Some time later, a patrolling party of 60 or 80 Muslims, under the command of 'Ubaidah ibn Harith (a cousin of the Holy Prophet) reached Rabigh and found 200 riders of Quraish under the command of 'Ikrimah ibn Abu Jahl or Mukriz ibn Hafs. The Quraishites started the battle with their bows and arrows. Then, someone thought that the Muslims could not come with such a small force to face a group of warriors so superior in number unless they had a great army hidden somewhere. This idea spread, and they fled away.
A small party of twelve persons under the command of 'Abdullah ibn Jahsh (a cousin of the Prophet) was dispatched to Nakhlah, a spot between Taif and Mecca, with sealed orders to be opened after two days' journey a precaution against espionage which was rife. The letter, as quoted by al-Tabari on page 1275 of his Tarikh, stated:
"Stay at Nakhlah; gather information about the designs of Quraish and communicate."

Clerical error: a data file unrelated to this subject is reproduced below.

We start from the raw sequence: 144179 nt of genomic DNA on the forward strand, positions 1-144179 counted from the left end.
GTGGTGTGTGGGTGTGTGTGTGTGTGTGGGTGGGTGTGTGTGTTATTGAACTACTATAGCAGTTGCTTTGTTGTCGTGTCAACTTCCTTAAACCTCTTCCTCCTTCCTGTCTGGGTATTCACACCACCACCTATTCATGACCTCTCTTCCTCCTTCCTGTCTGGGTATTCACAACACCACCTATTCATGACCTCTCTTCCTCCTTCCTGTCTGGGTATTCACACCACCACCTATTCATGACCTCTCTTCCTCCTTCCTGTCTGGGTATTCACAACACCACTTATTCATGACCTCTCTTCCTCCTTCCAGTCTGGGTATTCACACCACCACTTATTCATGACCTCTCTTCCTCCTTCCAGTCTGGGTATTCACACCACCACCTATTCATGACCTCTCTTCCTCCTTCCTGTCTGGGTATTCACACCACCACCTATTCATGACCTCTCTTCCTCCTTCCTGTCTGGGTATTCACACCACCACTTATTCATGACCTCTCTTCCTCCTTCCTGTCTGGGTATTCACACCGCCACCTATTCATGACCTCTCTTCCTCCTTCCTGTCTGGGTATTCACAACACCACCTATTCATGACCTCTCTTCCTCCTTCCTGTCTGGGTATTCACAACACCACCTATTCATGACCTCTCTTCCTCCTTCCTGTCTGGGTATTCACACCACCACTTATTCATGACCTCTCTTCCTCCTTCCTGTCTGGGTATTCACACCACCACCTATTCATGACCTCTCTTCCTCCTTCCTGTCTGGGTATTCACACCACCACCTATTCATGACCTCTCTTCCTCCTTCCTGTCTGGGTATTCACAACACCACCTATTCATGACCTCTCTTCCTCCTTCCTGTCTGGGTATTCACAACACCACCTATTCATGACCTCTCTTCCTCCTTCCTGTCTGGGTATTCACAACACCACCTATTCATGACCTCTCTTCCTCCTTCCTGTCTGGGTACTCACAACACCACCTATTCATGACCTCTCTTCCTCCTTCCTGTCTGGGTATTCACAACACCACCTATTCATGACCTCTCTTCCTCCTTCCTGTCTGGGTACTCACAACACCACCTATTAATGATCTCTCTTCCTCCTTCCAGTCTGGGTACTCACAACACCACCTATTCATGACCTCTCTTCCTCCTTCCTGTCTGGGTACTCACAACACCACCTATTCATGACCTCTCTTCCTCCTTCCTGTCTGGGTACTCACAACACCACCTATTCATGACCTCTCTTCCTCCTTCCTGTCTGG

It was only incidentally that the party met some Meccan
traders and that one of them, 'Amr ibn al-Hadhrami, was killed at the
hands of 'Abdullah. History has not recorded what altercation ensued between
the two parties and which provoked the other. Whatever the immediate cause
might have been, 'Abdullah had acted beyond his instructions, and this incident
aggravated the situation. Except for this isolated incident, in none of the
numerous expeditions listed by Arab historians as saraya was there any skirmish
or a question of looting and plundering. They were sent out either to make
alliances with neighboring tribes, or they were reconnaissance patrols, for
news was reaching Medina that, the Meccans might strike any day.